Merz, Kramp-Karrenbauer, Spahn and Laschet – the four candidates to succeed Angela Merkel as CDU chair. EURACTIV Germany’s media partner Der Tagesspiegel reports.
What a talent he has for rhetoric! Whenever “long-talker” Merz has taken the floor at party conferences or in the parliament, his fellow CDU members have been gripped by the soul, such is the force and clarity he has demonstrated. This is what they have missed for all these years.
Friedrich Merz, who will soon turn 63, is a natural – just not always in political terms. In 2000, after Wolfgang Schäuble was forced to leave the leading offices in the CDU’s party and parliamentary group, Merz became the head of the parliamentary group for two years.
This was until he naively believed that Merkel’s decision not to run for Chancellorship in 2002 would not be rewarded by Edmund Stoiber, who was the CDU’s candidate at the time. It was forgotten that Merz was supposed to stay in office. The fact that he had to leave, has hurt him – and such wounds never heal.
Merkel and Merz turned from the dream duo into a nightmare. Merz tried again on two occasions but was unable to make progress, not together with Merkel. His ideas still linger today with the tax reform on a beer mat and his “Leitkultur” (German guiding culture). He would certainly be an irritation to the AfD.
Instead, being an international lawyer, involved on the board of directors in investment funds, the economy is second nature to him. Moreover, he is the chairman of Atlantik-Brücke, a non-profit association in service of German-American friendship.
Could Merz really do it now? With Merkel still as Chancellor? A comment from inside the CDU was that Merz is too old, too close to the lobbies and has been too disloyal in the past. But he can talk like no other.
“AKK”, as she is known, could have become a minister in Merkel’s cabinet. The Chancellor offered this to her at the beginning of the year, as a sign of the CDU’s willingness to renew. But this was not enough for Kramp-Karrenbauer.
The 56-year-old wanted to shape policy and recognised at the time that she could be at her most effective if she assumed the highest available position in the party, as secretary-general. From day one, Kramp-Karrenbauer indicated that she was not the mouthpiece of her party leader but went her own way. She did this in consultation with but independently of the head of government.
Kramp-Karrenbauer has remodelled the CDU headquarters and, with her “listening tour”, she has taken the first step in renewing her party’s programme. During the governing coalition’s conflicts over the summer, she has proved to be a mouthpiece of sense in a measured manner that everybody could understand.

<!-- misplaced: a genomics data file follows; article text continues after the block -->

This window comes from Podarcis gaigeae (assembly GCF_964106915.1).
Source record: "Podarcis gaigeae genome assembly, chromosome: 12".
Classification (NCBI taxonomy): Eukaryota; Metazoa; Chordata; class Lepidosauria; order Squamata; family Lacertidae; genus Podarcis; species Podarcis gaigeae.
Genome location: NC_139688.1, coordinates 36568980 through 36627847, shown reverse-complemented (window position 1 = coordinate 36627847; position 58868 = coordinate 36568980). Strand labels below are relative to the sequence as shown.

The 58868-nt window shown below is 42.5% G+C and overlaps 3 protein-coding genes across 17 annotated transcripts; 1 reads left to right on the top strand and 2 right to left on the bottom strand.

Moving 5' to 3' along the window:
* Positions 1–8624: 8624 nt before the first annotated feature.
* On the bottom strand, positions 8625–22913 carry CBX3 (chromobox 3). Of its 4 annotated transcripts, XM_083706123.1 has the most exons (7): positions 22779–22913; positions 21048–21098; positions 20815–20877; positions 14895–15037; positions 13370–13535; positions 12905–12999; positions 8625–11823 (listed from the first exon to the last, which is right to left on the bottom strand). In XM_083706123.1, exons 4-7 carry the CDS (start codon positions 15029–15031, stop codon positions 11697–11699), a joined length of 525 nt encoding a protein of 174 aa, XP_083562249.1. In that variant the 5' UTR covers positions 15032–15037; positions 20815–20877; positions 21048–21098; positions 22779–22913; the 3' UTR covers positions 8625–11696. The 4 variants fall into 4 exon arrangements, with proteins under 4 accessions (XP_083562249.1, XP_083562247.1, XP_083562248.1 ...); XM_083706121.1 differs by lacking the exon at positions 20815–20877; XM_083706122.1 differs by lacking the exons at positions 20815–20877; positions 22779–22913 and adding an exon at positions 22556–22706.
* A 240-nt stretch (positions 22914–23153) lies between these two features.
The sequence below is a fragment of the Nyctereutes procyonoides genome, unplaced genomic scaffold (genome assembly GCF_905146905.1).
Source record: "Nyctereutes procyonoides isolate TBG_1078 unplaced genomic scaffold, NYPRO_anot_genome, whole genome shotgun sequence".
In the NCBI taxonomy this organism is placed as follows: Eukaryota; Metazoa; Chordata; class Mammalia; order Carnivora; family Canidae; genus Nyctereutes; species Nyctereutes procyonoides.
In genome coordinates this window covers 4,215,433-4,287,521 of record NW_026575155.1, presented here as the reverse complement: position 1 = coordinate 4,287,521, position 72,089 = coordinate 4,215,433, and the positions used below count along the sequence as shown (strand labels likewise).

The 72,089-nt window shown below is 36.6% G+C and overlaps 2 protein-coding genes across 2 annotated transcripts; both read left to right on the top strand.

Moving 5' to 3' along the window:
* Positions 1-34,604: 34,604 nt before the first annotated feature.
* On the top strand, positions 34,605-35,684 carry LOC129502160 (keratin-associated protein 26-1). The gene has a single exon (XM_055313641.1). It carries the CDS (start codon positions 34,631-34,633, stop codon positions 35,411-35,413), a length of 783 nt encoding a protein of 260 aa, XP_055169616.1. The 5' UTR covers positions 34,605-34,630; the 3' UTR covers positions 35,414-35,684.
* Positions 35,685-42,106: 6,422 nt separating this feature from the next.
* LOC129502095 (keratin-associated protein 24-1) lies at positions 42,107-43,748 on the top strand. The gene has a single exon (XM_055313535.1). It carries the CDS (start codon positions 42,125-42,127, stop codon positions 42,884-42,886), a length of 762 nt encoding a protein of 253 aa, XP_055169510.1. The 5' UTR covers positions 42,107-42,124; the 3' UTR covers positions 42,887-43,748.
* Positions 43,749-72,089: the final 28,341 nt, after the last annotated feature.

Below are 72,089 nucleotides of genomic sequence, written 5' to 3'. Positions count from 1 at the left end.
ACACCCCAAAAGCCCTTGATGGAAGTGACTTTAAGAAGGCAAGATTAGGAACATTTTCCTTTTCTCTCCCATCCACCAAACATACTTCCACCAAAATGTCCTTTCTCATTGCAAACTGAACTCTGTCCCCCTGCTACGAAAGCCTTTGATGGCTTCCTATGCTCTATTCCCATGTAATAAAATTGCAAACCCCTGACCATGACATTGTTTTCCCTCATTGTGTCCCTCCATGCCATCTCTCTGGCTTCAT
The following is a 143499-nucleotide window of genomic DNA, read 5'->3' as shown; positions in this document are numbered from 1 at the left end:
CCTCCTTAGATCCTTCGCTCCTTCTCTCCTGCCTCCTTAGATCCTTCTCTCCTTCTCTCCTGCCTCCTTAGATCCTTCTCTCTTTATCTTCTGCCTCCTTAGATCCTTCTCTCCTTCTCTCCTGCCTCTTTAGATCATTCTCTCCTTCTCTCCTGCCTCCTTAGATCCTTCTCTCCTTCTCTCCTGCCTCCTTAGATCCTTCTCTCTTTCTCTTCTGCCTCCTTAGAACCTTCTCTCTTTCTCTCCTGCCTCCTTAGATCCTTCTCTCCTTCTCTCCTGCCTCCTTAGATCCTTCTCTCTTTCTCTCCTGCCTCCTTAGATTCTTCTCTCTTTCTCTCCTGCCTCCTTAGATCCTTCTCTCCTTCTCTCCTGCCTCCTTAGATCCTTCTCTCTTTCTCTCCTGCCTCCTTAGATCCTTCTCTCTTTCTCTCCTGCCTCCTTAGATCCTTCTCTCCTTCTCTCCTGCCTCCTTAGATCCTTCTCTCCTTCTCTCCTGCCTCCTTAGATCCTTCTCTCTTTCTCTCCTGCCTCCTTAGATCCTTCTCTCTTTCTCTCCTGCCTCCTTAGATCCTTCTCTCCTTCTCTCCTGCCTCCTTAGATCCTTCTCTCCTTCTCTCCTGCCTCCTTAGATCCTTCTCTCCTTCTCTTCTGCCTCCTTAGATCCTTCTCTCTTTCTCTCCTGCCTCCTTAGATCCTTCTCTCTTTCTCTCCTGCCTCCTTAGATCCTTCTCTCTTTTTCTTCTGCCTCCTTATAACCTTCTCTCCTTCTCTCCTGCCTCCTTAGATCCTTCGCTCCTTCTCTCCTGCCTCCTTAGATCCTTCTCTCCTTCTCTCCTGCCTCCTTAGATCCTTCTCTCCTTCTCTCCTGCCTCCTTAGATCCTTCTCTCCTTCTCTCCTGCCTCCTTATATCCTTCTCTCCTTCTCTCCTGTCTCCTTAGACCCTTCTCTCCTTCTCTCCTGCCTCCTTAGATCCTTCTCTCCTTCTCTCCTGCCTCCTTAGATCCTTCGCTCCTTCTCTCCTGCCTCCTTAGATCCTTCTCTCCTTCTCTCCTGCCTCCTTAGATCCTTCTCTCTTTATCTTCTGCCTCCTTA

The jurist and political scientist can look back upon almost 18 years of experience in government in Saarland, most recently as its Minister President. With her pragmatic view of politics, she is probably the closest to the outgoing party chair and holds the best hand to be elected as the next one because of her unifying and mediating style.
Spahn knows a thing or two about “combative candidacies”. Four years ago, the towering Spahn (191 cm, size 49 feet) from Münsterland disturbed the peace among the candidates in the CDU executive committee. As an ordinary MP, he bit away at an actual minister by the name of Hermann Gröhe.
The 38-year-old is now up for it against the secretary-general. It was only a matter of minutes after Kramp-Karrenbauer’s announcement before he also threw his hat into the ring. It will be exciting because Spahn comes along as a genuine alternative.
The minister of health and former state secretary of finance represents a conservative CDU which is close to the economy – in other words, a CDU which bodes more sources of friction for some, and a greater sense of homeland again for others.
Consistent with this is the fact that Spahn wants a tougher course on refugee policy and has also networked internationally on this matter, for instance with Austria’s young Chancellor Sebastian Kurz. The professional politician is also able to deal with Trump’s controversial American ambassador Richard Grenell.
Moreover, Spahn has young people behind him, as demonstrated by his acclaimed appearance at the junior members’ “Germany day” recently. His aim, delivered on the eve of the election debacle in Hesse, may also put a gleam in the eyes of CDU veterans. It goes: “Back to our old strength.”
For now, Armin Laschet has not answered the question of whether he wants to run to be CDU chair at the party conference in December. But he stated that he nevertheless wants a say in who occupies the high office.
This is because he is the current Minister-President of North Rhine-Westphalia, the most populous German state and a third of all CDU members who will be entitled to vote at the party conference are from his state association. Therefore, there will hardly be a way around Laschet’s vote.
In the fight for Merkel’s party inheritance, he is now acting as the mediator. He said that the party could not break apart and spoke about reconciling the various interests.
Over the next few days, Laschet wants to speak with all of the big state associations and the different interest groups, such as the young, the old and industry and employee representatives.
In just over a week, he will then decide whether his state association supports Kramp-Karrenbauer’s candidacy or his party colleague from North Rhine-Westphalia, Spahn, or perhaps someone else entirely. Laschet has set the bar for the successor to the highest post in the party as “measure and centre” and a commitment to being a “mass party”. These are characteristics that can certainly be attributed to himself.